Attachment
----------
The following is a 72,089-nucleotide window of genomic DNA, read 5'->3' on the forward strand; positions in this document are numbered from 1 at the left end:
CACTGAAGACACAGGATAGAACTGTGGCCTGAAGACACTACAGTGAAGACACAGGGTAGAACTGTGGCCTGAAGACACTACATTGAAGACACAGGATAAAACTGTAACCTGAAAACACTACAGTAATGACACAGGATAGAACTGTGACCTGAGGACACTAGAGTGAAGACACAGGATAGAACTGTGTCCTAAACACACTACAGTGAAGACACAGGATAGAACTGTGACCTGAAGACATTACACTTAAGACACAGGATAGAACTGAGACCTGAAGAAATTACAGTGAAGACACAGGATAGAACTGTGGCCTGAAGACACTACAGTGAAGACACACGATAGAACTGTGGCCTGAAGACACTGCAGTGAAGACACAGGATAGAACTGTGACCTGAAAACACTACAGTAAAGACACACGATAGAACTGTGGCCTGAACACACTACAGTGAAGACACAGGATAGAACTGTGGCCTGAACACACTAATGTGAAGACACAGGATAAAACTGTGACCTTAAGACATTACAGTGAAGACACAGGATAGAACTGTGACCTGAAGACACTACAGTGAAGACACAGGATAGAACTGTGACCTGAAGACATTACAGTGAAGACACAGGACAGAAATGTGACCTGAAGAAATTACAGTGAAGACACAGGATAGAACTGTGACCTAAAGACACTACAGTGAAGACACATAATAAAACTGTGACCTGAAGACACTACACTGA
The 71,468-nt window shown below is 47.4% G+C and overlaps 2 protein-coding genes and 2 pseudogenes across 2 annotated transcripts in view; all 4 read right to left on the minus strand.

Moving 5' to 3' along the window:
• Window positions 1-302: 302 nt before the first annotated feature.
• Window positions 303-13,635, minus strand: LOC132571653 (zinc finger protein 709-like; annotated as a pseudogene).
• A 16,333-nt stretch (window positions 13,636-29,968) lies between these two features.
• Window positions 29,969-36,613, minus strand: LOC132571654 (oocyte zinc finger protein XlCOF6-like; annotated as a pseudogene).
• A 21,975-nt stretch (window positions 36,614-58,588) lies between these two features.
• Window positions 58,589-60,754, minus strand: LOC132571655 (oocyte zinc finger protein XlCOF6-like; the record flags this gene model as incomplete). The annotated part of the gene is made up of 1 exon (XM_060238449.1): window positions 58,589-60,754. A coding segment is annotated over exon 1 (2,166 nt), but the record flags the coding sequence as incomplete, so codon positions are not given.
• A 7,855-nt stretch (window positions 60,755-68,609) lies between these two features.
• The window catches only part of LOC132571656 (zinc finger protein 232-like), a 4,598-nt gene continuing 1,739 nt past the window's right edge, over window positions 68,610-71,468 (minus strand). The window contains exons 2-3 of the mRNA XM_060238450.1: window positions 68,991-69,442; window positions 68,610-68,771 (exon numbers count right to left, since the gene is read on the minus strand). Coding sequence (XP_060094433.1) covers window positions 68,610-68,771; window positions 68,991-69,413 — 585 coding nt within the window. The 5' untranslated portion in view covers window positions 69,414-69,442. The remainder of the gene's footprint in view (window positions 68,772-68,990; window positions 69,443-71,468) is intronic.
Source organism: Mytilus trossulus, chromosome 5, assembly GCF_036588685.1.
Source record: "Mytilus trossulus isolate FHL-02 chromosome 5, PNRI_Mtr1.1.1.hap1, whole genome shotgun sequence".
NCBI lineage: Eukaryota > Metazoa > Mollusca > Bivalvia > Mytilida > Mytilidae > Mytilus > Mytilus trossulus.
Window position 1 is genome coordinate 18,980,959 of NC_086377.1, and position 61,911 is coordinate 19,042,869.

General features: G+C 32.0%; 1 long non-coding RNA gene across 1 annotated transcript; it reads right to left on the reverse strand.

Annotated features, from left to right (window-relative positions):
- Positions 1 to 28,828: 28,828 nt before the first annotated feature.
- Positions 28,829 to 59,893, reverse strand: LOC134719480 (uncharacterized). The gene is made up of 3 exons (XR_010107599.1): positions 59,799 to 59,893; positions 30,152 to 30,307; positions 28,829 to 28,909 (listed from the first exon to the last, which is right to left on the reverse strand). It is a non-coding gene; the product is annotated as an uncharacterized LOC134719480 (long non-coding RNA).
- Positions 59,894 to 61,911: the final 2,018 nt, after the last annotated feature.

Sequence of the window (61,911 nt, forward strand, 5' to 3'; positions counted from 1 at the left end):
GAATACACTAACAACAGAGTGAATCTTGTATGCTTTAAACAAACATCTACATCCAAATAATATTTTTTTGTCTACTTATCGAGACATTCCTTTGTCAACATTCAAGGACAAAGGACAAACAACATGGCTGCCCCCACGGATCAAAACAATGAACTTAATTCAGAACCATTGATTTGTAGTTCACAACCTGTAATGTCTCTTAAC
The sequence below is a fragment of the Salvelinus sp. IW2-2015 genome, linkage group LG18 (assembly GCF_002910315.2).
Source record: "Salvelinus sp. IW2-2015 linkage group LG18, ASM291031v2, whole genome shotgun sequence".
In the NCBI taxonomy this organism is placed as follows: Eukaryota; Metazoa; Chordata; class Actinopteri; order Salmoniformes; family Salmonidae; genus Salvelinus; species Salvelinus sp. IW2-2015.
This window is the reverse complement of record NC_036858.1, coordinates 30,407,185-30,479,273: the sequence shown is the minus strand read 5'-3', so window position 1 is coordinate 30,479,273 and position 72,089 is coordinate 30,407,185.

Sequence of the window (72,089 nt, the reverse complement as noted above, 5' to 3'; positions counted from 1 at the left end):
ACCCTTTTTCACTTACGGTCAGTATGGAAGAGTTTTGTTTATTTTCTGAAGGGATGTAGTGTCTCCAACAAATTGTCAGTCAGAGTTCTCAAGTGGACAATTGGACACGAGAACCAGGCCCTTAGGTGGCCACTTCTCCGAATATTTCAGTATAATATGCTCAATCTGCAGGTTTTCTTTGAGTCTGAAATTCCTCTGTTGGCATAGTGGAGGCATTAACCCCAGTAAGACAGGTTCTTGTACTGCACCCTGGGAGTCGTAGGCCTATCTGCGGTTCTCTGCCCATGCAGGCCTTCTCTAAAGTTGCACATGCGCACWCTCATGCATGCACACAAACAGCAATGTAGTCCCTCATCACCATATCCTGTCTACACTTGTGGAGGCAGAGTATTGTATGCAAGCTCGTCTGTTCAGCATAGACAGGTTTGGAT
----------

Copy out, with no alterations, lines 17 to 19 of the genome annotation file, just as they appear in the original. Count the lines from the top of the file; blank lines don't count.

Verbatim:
General features: G+C 32.0%; 1 long non-coding RNA gene across 1 annotated transcript; it reads right to left on the reverse strand.

Annotated features, from left to right (window-relative positions):
- Positions 1 to 28,828: 28,828 nt before the first annotated feature.